Frank folds the email back into his pocket and moves up another space. Maybe all men feel this way in the end, he decides, that the coffin built for their father is built for a lesser man.
Beneath his line of vision he can make out the frontrow mourners, banked together, solid and dark. Yet he can’t bring himself to look directly at them, knowing full well that if he does he won’t be able to stop himself from guessing who owns which head on whose shoulders; these people he would have grown up with, these now strangers. He can’t find anywhere to put his hands. He tries clasping them in front, then shoving them into the fold of his arms, then down into his jacket pockets. Finally, he grips them onto the bar of the pew in front.
The priest’s voice drifts into the echo. ‘If I speak in the tongues of men and of angels …’ And suddenly he thinks he sees Susan. He gets it into his head that she’s over there, on the far side of the church, and that if he were to turn and look he would find her: hair tied back in a long black ponytail, dark-green coat on her straight Irishdancer’s back. He feels a bit shaken – disabled, almost. As if his legs don’t belong to him. His stomach is bouncing. The breakfast churns. Air. He needs air.
Outside in the grey light, he loses his bearings – morning or evening? But if it were evening, it would have to be dark by now.
In the middle of the churchyard, the hearse is waiting, big square jaw open at the back, ready to suck the coffin in. A long Mercedes car for mourners is parked a little way behind it. Two funeral attendants stand nearby, heads close together, under-breath laughter and a night-before story. They see him and break apart, soft sprung steps taking them off in opposite directions. They remind him of FBI agents: the height, the long black coats, the haircuts, the inscrutable faces. And the broad shoulders of course: coffin-ledges. The Mercedes has three rows of seats and Frank wonders why they should need so many. It comes to him, then, the whole shape of the family will have changed by now: a husband, a wife maybe; sons, daughters, nieces, nephews. Grandchildren.
It begins to rain, sharp little pins on the skin: not heavy but spiteful – he’d forgotten Irish rain could be like that. One of the attendants opens the boot of the car and begins teasing out large black umbrellas. The bell tolls, a slow funeral toll. Frank presses the collar of his jacket into his neck and moves around to the side of the church, staying close to the churchyard’s boundary wall. He notices long marks scrolled on the concrete – piss stains or rain stains, he can’t decide which.
In a few minutes’ time Da will be carried out, and he wonders whose shoulders will bear him: Johnny, the uncles, the cousins? Maybe they’ll leave it up to the funeral attendants. Not that it really matters who takes him out, who sinks him into the clay. In a short time he’ll be gone anyway. Worm-meat, as Advi once said.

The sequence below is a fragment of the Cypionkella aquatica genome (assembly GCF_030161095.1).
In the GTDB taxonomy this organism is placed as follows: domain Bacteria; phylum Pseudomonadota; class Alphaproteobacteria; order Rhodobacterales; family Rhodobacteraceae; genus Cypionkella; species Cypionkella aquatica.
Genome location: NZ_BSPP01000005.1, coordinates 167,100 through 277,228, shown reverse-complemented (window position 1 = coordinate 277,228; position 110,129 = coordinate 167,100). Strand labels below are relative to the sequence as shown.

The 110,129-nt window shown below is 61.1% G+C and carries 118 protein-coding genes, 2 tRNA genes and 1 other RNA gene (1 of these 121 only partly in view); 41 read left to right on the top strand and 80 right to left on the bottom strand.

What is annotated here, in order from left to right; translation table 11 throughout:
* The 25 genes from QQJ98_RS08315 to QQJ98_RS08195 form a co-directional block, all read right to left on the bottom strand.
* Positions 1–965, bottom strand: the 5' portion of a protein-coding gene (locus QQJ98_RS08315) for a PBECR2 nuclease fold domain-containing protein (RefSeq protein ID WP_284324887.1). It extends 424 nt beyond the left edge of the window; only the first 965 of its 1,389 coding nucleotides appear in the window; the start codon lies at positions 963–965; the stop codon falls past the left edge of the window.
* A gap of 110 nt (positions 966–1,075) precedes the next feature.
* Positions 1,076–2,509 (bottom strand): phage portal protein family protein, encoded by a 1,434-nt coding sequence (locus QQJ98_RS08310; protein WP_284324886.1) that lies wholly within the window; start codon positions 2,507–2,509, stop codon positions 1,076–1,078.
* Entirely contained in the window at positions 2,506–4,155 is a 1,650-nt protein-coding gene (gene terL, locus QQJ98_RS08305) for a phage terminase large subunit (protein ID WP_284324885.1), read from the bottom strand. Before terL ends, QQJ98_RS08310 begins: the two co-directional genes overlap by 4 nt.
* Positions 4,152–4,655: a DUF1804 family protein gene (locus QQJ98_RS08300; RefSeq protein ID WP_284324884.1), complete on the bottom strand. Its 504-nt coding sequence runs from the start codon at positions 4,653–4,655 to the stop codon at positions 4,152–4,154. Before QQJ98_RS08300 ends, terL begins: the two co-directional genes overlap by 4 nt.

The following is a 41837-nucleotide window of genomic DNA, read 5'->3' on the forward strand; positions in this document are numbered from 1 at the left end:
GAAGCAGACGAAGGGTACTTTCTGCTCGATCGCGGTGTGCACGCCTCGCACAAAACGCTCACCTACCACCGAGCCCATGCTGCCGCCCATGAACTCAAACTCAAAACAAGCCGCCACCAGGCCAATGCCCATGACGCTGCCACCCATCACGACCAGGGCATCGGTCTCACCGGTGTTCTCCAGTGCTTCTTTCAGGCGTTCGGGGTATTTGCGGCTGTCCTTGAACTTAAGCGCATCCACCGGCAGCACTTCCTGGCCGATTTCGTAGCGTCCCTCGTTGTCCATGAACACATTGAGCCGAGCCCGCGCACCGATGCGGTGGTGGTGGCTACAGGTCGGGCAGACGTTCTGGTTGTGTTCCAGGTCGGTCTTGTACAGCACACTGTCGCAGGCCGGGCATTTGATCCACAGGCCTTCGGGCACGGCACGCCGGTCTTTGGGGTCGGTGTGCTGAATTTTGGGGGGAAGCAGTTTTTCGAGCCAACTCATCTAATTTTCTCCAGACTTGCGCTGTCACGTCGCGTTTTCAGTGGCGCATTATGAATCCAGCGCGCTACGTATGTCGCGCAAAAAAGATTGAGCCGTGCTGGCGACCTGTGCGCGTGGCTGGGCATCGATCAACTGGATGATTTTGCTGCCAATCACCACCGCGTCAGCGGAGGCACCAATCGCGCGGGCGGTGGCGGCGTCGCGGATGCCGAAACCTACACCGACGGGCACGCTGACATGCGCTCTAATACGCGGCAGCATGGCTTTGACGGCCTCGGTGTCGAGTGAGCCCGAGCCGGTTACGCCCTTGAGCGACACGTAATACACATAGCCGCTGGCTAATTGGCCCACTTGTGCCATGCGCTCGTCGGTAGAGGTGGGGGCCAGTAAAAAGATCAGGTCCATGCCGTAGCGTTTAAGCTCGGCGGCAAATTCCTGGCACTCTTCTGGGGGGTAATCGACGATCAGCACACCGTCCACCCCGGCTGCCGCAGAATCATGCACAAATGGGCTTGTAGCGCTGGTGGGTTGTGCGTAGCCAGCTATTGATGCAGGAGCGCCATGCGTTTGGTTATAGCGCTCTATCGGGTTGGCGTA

Out of sight now, Frank steps into the alcove of the porch on this side of the church. A favourite spot when he was a kid: the door always locked – a place to see without being seen, to smoke and slag anyone who passed through the gate. He misses the smokes now, the company of them, the distraction they would bring.
He needs to think. But his mind is already blocked up with too many thoughts: his first monsoon in Bombay; Advi’s father’s funeral; the girl in the church with the darkgreen coat; Da’s coffin; the worms wiggling in the ground in a knot of greedy anticipation. The green coat again. He comes back to his first monsoon.
Up on the flat roof with Advi and Gopal. Stoned, of course, which had lit up the details and made everything seem oh so profound. Advi’s father not long dead. Frank not that long in India. The sky, one minute a hearth of orange and red, the next splitting like the skin on an over-ripe fruit. In a matter of moments, people on the streets below were wading through water, schoolbags and briefcases over their heads. It was high tide and across the rooftops they could see the Gateway of India being bashed by sea waves. It had looked like a ship out at sea. Youngfellas making a run at the waves, spindly legs and arms frantically waggling. After a while all visibility was lost to a thick dirty curtain of rain. They’d squeezed under the shelter, a sort of makeshift construction on the east side of the roof, Frank rolling another joint, the other two telling funeral stories. At first he hadn’t been sure if they were having him on – Advi with his vultures, Gopal with his burning widows, although by then, even just a few short weeks into his first year, nothing would have surprised him about India. Advi told them that when his father died he was laid out on a slab at the top of a tower, under an open sky. Vultures looping overhead. The Tower of Silence, this place was called. The name alone had chimed in Frank’s head. ‘You mean you don’t put him in a coffin?’